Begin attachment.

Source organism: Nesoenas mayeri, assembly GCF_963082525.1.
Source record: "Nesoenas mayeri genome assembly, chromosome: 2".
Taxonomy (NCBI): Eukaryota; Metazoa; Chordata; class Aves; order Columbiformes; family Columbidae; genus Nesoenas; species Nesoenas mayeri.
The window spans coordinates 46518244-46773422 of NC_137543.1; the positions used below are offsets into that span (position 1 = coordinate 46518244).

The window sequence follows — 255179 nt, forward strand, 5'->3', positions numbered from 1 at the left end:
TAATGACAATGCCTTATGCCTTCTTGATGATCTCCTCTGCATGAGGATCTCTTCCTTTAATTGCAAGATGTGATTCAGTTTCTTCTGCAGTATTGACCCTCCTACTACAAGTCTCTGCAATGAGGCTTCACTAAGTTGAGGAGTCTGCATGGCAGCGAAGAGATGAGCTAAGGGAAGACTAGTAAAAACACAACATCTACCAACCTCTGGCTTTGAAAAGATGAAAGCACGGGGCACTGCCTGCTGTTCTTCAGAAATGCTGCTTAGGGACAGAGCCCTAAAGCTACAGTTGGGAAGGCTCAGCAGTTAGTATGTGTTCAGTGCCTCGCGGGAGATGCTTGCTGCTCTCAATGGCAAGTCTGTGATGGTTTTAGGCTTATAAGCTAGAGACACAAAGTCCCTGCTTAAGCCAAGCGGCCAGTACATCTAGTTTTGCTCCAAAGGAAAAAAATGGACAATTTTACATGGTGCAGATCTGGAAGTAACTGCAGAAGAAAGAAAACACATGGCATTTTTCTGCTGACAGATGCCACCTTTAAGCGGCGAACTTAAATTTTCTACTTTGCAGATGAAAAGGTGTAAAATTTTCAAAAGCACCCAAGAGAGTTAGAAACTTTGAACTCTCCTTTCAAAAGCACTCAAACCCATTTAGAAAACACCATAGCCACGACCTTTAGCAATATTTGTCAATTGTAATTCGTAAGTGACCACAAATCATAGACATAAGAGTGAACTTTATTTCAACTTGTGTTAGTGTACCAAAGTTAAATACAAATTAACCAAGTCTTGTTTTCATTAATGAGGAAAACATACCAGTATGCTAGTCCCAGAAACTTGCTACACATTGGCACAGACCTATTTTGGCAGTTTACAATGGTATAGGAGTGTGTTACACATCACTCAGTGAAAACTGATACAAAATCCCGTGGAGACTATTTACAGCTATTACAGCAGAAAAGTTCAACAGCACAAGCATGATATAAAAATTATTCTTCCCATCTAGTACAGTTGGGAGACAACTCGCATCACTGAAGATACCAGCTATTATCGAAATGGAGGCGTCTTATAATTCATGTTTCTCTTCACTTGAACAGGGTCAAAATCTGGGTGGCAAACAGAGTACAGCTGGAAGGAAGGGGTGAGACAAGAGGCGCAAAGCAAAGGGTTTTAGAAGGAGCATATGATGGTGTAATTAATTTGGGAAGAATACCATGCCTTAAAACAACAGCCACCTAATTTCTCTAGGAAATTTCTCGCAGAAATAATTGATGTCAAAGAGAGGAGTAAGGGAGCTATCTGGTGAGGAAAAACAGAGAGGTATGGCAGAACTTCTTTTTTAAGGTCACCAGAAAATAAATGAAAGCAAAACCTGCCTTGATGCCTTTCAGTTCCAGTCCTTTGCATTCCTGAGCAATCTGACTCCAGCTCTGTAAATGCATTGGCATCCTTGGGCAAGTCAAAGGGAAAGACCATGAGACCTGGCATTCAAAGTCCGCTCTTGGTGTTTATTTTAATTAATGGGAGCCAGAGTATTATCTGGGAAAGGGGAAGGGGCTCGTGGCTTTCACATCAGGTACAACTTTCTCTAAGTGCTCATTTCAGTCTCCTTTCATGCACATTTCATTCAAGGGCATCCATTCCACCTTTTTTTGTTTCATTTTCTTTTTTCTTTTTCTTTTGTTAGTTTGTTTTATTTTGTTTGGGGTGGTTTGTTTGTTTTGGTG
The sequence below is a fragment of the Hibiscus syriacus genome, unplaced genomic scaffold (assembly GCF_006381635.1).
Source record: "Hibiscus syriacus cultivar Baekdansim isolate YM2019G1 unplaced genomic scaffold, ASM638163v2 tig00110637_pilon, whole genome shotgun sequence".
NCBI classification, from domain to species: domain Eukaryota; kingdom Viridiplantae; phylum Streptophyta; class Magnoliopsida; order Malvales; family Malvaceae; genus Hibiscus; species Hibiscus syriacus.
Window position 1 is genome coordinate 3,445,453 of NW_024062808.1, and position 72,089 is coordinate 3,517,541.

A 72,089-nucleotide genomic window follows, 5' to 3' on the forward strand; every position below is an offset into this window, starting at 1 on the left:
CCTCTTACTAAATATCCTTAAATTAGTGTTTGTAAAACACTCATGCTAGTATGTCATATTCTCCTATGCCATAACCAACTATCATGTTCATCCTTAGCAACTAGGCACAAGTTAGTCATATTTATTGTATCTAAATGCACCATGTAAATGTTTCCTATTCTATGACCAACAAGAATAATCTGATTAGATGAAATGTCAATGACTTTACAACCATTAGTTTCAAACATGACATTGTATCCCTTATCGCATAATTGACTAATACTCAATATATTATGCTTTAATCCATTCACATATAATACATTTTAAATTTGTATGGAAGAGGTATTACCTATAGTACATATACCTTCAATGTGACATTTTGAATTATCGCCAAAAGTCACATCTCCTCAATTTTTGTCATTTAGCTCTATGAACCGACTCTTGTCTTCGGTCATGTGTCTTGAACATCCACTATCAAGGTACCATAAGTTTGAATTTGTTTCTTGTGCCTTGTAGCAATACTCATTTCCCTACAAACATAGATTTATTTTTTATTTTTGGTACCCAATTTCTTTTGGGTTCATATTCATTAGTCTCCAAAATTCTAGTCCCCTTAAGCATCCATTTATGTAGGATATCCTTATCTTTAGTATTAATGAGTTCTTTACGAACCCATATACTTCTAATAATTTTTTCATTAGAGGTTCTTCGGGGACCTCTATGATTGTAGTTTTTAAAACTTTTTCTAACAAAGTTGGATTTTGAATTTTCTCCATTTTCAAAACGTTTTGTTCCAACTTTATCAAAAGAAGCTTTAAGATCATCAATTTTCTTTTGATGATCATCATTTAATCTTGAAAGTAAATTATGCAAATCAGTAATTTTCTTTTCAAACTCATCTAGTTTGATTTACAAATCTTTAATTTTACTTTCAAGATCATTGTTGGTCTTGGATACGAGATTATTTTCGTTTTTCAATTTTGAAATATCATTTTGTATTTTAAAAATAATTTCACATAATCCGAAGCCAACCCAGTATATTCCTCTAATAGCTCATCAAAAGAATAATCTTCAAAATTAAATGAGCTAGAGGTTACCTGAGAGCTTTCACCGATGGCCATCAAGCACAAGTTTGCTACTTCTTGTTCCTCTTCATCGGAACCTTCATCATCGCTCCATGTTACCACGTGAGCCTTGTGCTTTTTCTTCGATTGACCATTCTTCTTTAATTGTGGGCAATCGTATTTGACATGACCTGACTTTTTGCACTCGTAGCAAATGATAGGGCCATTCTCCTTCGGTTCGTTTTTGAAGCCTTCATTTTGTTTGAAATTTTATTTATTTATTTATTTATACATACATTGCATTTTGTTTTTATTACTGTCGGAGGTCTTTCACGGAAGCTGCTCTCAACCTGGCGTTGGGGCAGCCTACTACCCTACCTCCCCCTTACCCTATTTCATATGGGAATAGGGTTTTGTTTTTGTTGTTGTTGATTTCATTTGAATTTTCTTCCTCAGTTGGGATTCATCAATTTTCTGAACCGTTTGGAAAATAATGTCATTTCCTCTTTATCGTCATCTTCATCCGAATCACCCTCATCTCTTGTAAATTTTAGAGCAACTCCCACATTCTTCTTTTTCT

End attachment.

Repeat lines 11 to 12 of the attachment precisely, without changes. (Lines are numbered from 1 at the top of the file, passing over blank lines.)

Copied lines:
A 72,089-nucleotide genomic window follows, 5' to 3' on the forward strand; every position below is an offset into this window, starting at 1 on the left:
CCTCTTACTAAATATCCTTAAATTAGTGTTTGTAAAACACTCATGCTAGTATGTCATATTCTCCTATGCCATAACCAACTATCATGTTCATCCTTAGCAACTAGGCACAAGTTAGTCATATTTATTGTATCTAAATGCACCATGTAAATGTTTCCTATTCTATGACCAACAAGAATAATCTGATTAGATGAAATGTCAATGACTTTACAACCATTAGTTTCAAACATGACATTGTATCCCTTATCGCATAATTGACTAATACTCAATATATTATGCTTTAATCCATTCACATATAATACATTTTAAATTTGTATGGAAGAGGTATTACCTATAGTACATATACCTTCAATGTGACATTTTGAATTATCGCCAAAAGTCACATCTCCTCAATTTTTGTCATTTAGCTCTATGAACCGACTCTTGTCTTCGGTCATGTGTCTTGAACATCCACTATCAAGGTACCATAAGTTTGAATTTGTTTCTTGTGCCTTGTAGCAATACTCATTTCCCTACAAACATAGATTTATTTTTTATTTTTGGTACCCAATTTCTTTTGGGTTCATATTCATTAGTCTCCAAAATTCTAGTCCCCTTAAGCATCCATTTATGTAGGATATCCTTATCTTTAGTATTAATGAGTTCTTTACGAACCCATATACTTCTAATAATTTTTTCATTAGAGGTTCTTCGGGGACCTCTATGATTGTAGTTTTTAAAACTTTTTCTAACAAAGTTGGATTTTGAATTTTCTCCATTTTCAAAACGTTTTGTTCCAACTTTATCAAAAGAAGCTTTAAGATCATCAATTTTCTTTTGATGATCATCATTTAATCTTGAAAGTAAATTATGCAAATCAGTAATTTTCTTTTCAAACTCATCTAGTTTGATTTACAAATCTTTAATTTTACTTTCAAGATCATTGTTGGTCTTGGATACGAGATTATTTTCGTTTTTCAATTTTGAAATATCATTTTGTATTTTAAAAATAATTTCACATAATCCGAAGCCAACCCAGTATATTCCTCTAATAGCTCATCAAAAGAATAATCTTCAAAATTAAATGAGCTAGAGGTTACCTGAGAGCTTTCACCGATGGCCATCAAGCACAAGTTTGCTACTTCTTGTTCCTCTTCATCGGAACCTTCATCATCGCTCCATGTTACCACGTGAGCCTTGTGCTTTTTCTTCGATTGACCATTCTTCTTTAATTGTGGGCAATCGTATTTGACATGACCTGACTTTTTGCACTCGTAGCAAATGATAGGGCCATTCTCCTTCGGTTCGTTTTTGAAGCCTTCATTTTGTTTGAAATTTTATTTATTTATTTATTTATACATACATTGCATTTTGTTTTTATTACTGTCGGAGGTCTTTCACGGAAGCTGCTCTCAACCTGGCGTTGGGGCAGCCTACTACCCTACCTCCCCCTTACCCTATTTCATATGGGAATAGGGTTTTGTTTTTGTTGTTGTTGATTTCATTTGAATTTTCTTCCTCAGTTGGGATTCATCAATTTTCTGAACCGTTTGGAAAATAATGTCATTTCCTCTTTATCGTCATCTTCATCCGAATCACCCTCATCTCTTGTAAATTTTAGAGCAACTCCCACATTCTTCTTTTTCT